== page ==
The BCS was created in 1998 to guarantee bowl game matchups between the top teams, including a national championship game between the two top-ranked teams. The BCS was discontinued in 2014 and replaced by the CFP, which organizes a four-team playoff and national championship game. Auburn has been both affiliated with three conferences. Independent Southern Intercollegiate Athletic Association Southern Conference Southeastern Conference Five Auburn teams have been awarded a national championship from NCAA-designated major selectors—1913, 1957, 1983, 1993, 2010; the 1957 and 2010 championships claimed by the university. † Ineligible for the SEC Championship Game and postseason bowl game. Claimed national championship 1913 season The 1913 team was coached by Mike Donahue and was undefeated at 8–0, outscoring opponents 224–13. Auburn, led by senior captain Kirk Newell, finished as SIAA champions for the first time in school history. Newell a member of the Upsilon Chapter of Pi Kappa Alpha, went on to be a World War I hero and member of the Alabama Sports Hall of Fame.
The Tigers were awarded a national title by the Billingsley Report under their Billingsley MOV formula, one of two formulas used by Billingsley. 1957 season The 1957 Auburn Tigers, led by coach Ralph "Shug" Jordan, finished with a perfect 10–0 record, marking the school's first SEC championship. Auburn was recognized as national champions by the AP Poll though they were on probation and did not participate in a bowl game; this was the school's first recognized national championship. The 1957 title is shared with Ohio State, named the national champion by the Coaches' Poll; this was the first of only two times in the history of the AP championship that it was awarded to a team on probation not allowed to participate in a bowl game. 1983 season The 1983 Auburn Tigers, led by head coach Pat Dye and running back Bo Jackson, finished 11–1 after playing the nation's toughest schedule. Their only loss came against No. 3 Texas, who defeated the Tigers, 20–7. Auburn went on to defeat 9 -- 7, in the Sugar Bowl.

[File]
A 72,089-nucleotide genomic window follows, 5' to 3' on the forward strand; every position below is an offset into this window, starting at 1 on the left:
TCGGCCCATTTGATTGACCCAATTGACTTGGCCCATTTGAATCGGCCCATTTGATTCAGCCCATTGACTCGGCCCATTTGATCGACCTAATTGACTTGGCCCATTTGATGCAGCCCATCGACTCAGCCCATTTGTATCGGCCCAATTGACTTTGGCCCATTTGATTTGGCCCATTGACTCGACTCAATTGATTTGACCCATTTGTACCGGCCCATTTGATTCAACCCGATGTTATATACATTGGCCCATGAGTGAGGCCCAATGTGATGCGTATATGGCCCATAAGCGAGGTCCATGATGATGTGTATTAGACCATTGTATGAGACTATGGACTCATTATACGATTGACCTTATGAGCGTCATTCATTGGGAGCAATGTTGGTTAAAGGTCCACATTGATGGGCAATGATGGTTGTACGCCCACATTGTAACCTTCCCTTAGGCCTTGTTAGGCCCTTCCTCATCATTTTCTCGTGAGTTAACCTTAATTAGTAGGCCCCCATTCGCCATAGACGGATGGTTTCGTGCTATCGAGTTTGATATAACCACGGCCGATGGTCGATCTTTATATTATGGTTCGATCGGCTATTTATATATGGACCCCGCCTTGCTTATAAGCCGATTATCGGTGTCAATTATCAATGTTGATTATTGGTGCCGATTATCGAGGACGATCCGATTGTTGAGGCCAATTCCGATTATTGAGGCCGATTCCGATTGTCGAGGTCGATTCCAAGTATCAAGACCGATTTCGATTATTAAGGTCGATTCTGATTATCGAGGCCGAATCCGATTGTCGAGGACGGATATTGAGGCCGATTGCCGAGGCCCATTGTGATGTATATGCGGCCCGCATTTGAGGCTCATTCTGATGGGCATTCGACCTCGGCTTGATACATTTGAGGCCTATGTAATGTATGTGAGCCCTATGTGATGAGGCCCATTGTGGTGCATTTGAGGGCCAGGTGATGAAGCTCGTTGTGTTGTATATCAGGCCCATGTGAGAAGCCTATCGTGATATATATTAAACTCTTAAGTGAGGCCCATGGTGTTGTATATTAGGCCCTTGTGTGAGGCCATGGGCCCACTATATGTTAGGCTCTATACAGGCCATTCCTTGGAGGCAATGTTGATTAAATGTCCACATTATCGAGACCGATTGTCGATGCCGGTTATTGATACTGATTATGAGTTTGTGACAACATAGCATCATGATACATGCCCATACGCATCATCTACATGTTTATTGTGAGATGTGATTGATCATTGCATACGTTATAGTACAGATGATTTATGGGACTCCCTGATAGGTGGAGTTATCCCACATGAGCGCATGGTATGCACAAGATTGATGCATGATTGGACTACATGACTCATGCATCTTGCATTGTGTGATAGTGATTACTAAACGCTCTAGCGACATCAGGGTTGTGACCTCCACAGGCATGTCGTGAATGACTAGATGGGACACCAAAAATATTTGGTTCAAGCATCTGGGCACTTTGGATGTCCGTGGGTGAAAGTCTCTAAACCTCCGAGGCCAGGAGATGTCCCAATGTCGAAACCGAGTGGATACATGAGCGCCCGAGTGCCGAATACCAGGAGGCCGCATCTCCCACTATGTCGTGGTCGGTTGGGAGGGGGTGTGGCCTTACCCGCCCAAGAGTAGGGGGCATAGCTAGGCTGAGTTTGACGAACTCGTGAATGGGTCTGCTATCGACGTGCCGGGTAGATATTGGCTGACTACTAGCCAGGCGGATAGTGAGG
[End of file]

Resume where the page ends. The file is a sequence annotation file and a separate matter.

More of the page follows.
Despite entering the bowl games ranked third in both major polls, with both teams ranked higher losing their bowl games, the Tigers ended ranked third in the fina
History of the San Diego Chargers
The professional American football team now known as the Los Angeles Chargers played in San Diego, California as the San Diego Chargers from 1961 to 2017 before relocating back to Los Angeles where the team played their inaugural 1960. The Chargers franchise relocated from Los Angeles to San Diego in 1961; the Chargers' first home game in San Diego was at Balboa Stadium against the Oakland Raiders on September 17, 1961. Their last game as a San Diego-based club was played at Qualcomm Stadium in San Diego on January 1, 2017 against the Kansas City Chiefs, who defeated the host Chargers, 30–13; the Chargers played in four of the first five AFL national championship games -- winning once. In the early years, the wide receiver, Lance Alworth made 543 receptions for 10,266 yards in his career of eleven AFL and NFL seasons, he made a record at ninety-six consecutive games with a reception. With players such as Alworth, Paul Lowe, Keith Lincoln and John Hadl, the Chargers reached the AFL championship game four times and won it once.